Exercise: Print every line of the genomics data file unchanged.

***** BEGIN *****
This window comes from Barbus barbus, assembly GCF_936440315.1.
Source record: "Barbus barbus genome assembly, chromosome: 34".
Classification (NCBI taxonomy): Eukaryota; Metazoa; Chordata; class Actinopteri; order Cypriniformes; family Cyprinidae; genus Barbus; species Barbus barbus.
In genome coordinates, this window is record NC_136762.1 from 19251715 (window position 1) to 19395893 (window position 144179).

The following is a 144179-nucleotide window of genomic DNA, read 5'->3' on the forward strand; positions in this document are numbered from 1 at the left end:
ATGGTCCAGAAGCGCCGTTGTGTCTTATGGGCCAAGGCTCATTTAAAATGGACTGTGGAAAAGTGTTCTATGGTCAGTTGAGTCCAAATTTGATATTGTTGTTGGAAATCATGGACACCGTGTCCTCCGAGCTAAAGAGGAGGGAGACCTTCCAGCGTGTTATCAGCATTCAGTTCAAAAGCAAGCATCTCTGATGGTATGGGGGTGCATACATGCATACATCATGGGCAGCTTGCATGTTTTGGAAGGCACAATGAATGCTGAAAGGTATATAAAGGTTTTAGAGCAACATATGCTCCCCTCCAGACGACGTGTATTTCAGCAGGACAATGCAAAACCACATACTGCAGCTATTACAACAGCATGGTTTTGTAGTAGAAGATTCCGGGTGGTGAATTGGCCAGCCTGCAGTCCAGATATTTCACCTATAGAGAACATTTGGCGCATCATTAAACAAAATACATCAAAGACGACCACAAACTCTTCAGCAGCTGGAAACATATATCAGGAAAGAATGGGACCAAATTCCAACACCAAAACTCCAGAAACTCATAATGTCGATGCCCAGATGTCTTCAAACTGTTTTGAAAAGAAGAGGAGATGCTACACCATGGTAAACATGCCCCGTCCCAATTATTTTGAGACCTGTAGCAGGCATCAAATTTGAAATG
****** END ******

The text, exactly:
This window comes from Barbus barbus, assembly GCF_936440315.1.
Source record: "Barbus barbus genome assembly, chromosome: 34".
Classification (NCBI taxonomy): Eukaryota; Metazoa; Chordata; class Actinopteri; order Cypriniformes; family Cyprinidae; genus Barbus; species Barbus barbus.
In genome coordinates, this window is record NC_136762.1 from 19251715 (window position 1) to 19395893 (window position 144179).

The following is a 144179-nucleotide window of genomic DNA, read 5'->3' on the forward strand; positions in this document are numbered from 1 at the left end:
ATGGTCCAGAAGCGCCGTTGTGTCTTATGGGCCAAGGCTCATTTAAAATGGACTGTGGAAAAGTGTTCTATGGTCAGTTGAGTCCAAATTTGATATTGTTGTTGGAAATCATGGACACCGTGTCCTCCGAGCTAAAGAGGAGGGAGACCTTCCAGCGTGTTATCAGCATTCAGTTCAAAAGCAAGCATCTCTGATGGTATGGGGGTGCATACATGCATACATCATGGGCAGCTTGCATGTTTTGGAAGGCACAATGAATGCTGAAAGGTATATAAAGGTTTTAGAGCAACATATGCTCCCCTCCAGACGACGTGTATTTCAGCAGGACAATGCAAAACCACATACTGCAGCTATTACAACAGCATGGTTTTGTAGTAGAAGATTCCGGGTGGTGAATTGGCCAGCCTGCAGTCCAGATATTTCACCTATAGAGAACATTTGGCGCATCATTAAACAAAATACATCAAAGACGACCACAAACTCTTCAGCAGCTGGAAACATATATCAGGAAAGAATGGGACCAAATTCCAACACCAAAACTCCAGAAACTCATAATGTCGATGCCCAGATGTCTTCAAACTGTTTTGAAAAGAAGAGGAGATGCTACACCATGGTAAACATGCCCCGTCCCAATTATTTTGAGACCTGTAGCAGGCATCAAATTTGAAATG